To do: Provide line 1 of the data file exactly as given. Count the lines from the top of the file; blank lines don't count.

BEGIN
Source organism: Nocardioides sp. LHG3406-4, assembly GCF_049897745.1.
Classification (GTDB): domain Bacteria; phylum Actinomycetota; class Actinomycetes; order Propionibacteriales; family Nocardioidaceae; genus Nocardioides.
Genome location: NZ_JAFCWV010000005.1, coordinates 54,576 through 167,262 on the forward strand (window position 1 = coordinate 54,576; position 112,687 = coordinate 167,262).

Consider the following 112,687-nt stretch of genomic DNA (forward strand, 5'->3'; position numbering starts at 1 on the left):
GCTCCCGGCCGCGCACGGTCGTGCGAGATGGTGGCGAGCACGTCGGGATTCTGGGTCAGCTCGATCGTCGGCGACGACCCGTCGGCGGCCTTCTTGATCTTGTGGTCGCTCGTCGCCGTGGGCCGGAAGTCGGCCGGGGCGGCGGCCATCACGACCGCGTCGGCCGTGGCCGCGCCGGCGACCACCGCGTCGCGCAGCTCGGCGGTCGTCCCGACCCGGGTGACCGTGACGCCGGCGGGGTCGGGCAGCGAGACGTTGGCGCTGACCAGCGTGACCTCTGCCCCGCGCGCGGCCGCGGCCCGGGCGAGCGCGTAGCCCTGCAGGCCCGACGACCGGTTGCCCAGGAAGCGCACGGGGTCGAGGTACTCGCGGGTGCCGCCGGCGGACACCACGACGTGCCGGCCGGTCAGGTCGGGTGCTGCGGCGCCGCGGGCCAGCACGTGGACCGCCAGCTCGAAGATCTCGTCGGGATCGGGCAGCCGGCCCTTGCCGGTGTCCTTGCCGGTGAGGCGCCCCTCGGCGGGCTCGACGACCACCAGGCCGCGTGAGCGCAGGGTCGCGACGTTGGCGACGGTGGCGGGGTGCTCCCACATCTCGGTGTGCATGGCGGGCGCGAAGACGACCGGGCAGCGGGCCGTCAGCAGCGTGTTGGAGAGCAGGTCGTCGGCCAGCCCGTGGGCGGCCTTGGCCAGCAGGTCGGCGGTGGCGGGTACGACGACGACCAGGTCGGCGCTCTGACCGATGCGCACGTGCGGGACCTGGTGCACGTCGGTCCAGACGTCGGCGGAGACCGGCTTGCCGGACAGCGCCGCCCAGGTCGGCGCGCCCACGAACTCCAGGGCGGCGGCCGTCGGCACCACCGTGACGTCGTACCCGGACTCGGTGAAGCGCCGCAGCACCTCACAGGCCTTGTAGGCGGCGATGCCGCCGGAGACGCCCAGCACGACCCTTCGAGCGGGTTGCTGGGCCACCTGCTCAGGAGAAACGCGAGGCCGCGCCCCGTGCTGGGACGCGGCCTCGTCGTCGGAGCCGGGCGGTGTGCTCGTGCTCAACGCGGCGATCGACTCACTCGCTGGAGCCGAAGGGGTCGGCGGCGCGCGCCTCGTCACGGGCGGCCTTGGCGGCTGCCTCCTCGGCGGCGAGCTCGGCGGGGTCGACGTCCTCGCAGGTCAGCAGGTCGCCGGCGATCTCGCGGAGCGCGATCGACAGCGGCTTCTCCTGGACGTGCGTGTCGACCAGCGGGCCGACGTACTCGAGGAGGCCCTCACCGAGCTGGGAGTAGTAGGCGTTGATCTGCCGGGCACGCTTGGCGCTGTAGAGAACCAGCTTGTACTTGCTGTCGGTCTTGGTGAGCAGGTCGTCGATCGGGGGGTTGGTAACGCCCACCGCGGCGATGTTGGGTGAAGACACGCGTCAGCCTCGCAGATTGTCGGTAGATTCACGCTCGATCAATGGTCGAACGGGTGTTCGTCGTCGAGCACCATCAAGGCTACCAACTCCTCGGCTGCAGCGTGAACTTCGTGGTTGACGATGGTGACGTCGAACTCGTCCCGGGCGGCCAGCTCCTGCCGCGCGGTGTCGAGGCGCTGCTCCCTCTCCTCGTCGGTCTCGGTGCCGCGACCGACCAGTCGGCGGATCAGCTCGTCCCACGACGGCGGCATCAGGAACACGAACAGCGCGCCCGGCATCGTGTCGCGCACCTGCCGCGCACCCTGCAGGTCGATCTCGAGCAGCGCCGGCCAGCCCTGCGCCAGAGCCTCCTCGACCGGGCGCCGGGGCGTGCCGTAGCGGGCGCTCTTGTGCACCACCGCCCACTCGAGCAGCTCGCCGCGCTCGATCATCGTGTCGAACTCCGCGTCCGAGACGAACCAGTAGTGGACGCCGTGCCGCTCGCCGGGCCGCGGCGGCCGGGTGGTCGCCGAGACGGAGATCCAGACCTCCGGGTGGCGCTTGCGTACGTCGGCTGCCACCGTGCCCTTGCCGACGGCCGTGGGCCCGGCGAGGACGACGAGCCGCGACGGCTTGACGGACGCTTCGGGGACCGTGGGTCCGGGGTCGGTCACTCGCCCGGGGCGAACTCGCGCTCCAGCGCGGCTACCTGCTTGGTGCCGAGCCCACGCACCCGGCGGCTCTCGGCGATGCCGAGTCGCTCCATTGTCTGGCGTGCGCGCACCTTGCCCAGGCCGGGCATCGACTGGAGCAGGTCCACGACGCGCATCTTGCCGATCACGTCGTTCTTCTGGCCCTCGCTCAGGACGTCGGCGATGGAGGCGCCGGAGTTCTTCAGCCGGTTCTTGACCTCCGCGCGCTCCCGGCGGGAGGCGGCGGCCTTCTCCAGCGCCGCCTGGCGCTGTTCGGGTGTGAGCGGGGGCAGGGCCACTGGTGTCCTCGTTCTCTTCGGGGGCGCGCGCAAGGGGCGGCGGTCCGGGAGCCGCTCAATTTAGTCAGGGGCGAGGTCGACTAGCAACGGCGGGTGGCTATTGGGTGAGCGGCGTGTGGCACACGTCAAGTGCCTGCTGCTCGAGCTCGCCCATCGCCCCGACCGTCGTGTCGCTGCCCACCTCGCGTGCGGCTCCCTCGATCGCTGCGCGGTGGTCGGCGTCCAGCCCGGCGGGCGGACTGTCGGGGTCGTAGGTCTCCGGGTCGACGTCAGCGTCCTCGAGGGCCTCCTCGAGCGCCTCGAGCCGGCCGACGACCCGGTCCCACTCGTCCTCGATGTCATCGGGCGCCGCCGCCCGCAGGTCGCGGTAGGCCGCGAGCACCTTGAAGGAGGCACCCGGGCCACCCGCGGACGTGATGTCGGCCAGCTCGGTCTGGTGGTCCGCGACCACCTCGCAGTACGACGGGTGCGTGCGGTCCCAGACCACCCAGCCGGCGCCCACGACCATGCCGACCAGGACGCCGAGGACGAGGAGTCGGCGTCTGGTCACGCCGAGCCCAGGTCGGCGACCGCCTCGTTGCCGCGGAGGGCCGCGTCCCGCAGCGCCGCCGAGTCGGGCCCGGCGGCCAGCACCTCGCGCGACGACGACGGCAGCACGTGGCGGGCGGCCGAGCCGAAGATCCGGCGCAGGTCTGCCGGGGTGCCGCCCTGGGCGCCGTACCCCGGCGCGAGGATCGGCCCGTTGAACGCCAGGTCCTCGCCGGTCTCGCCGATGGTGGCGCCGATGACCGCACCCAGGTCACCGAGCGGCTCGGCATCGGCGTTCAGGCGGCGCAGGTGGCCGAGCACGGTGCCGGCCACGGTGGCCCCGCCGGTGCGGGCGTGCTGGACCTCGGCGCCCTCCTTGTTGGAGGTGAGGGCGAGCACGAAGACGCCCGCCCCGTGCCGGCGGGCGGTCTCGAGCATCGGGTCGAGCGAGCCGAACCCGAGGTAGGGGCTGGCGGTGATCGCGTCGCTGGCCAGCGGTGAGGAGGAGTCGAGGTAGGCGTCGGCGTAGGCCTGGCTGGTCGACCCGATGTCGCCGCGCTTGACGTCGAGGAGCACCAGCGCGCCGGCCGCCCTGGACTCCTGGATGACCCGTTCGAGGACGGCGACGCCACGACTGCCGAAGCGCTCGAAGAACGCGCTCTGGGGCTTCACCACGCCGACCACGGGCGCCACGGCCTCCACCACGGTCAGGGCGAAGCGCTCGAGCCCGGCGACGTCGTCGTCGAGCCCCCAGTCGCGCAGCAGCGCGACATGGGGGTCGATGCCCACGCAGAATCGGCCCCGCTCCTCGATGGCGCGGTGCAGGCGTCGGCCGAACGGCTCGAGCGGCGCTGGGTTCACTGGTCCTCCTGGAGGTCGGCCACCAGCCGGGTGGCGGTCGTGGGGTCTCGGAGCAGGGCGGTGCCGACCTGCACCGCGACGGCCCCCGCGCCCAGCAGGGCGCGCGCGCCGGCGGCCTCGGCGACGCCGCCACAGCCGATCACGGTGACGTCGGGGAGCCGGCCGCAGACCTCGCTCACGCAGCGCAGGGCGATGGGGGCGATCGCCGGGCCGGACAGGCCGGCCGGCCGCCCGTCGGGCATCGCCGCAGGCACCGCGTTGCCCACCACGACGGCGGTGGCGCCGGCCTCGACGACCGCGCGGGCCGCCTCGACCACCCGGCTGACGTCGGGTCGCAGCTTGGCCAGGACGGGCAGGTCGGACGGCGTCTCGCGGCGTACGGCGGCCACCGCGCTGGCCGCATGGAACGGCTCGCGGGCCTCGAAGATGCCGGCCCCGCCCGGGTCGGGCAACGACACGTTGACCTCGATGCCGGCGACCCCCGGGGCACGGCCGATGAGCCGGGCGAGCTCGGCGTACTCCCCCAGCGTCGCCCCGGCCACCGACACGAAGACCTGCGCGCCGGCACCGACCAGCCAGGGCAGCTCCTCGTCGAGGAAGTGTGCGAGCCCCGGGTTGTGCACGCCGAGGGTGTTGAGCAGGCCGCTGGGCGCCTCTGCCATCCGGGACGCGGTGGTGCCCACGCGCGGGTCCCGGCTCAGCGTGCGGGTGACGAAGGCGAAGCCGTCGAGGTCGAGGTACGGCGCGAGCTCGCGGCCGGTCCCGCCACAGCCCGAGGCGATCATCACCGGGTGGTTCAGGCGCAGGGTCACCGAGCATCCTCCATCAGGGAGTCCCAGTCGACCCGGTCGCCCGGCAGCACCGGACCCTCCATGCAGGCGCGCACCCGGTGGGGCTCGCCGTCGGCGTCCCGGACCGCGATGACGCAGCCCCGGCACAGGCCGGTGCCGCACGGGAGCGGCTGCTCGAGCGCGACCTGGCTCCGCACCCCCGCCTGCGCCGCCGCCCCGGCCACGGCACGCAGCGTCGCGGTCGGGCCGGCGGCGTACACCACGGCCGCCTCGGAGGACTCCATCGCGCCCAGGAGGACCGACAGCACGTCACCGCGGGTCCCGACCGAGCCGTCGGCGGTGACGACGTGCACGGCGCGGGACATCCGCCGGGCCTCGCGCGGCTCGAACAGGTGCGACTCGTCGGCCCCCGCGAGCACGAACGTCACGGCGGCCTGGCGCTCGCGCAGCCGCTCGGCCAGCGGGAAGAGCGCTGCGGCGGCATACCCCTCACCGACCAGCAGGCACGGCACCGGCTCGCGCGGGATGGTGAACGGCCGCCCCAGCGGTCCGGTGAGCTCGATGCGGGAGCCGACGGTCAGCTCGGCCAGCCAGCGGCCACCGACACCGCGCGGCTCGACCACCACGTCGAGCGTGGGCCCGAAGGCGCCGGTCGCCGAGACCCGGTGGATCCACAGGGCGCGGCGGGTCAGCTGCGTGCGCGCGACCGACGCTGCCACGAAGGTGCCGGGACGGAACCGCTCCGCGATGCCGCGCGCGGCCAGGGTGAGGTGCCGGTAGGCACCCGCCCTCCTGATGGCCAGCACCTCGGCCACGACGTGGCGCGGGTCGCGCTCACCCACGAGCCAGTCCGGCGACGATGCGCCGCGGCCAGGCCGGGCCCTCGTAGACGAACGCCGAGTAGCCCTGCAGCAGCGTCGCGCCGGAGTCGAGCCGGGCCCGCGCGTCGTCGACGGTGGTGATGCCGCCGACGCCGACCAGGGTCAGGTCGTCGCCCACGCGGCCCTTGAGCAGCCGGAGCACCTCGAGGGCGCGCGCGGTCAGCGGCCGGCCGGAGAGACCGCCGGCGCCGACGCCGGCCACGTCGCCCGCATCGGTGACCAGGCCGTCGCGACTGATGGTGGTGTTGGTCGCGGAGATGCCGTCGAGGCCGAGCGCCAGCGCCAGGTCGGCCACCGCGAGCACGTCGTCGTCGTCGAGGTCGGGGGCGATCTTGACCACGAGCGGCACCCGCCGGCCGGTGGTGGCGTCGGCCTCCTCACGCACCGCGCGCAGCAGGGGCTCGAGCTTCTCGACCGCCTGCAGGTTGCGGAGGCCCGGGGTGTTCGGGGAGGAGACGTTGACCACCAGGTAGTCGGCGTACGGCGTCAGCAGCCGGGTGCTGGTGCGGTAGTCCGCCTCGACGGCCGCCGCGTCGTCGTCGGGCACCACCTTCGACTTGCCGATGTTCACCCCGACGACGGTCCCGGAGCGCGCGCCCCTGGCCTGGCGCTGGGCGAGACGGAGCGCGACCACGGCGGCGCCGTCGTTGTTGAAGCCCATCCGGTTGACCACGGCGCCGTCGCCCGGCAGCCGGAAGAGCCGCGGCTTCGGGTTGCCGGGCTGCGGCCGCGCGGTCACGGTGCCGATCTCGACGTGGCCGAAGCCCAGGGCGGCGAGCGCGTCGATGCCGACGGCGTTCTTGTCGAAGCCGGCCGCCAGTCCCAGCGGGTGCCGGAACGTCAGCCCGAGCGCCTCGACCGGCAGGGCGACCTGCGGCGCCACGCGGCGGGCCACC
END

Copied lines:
Source organism: Nocardioides sp. LHG3406-4, assembly GCF_049897745.1.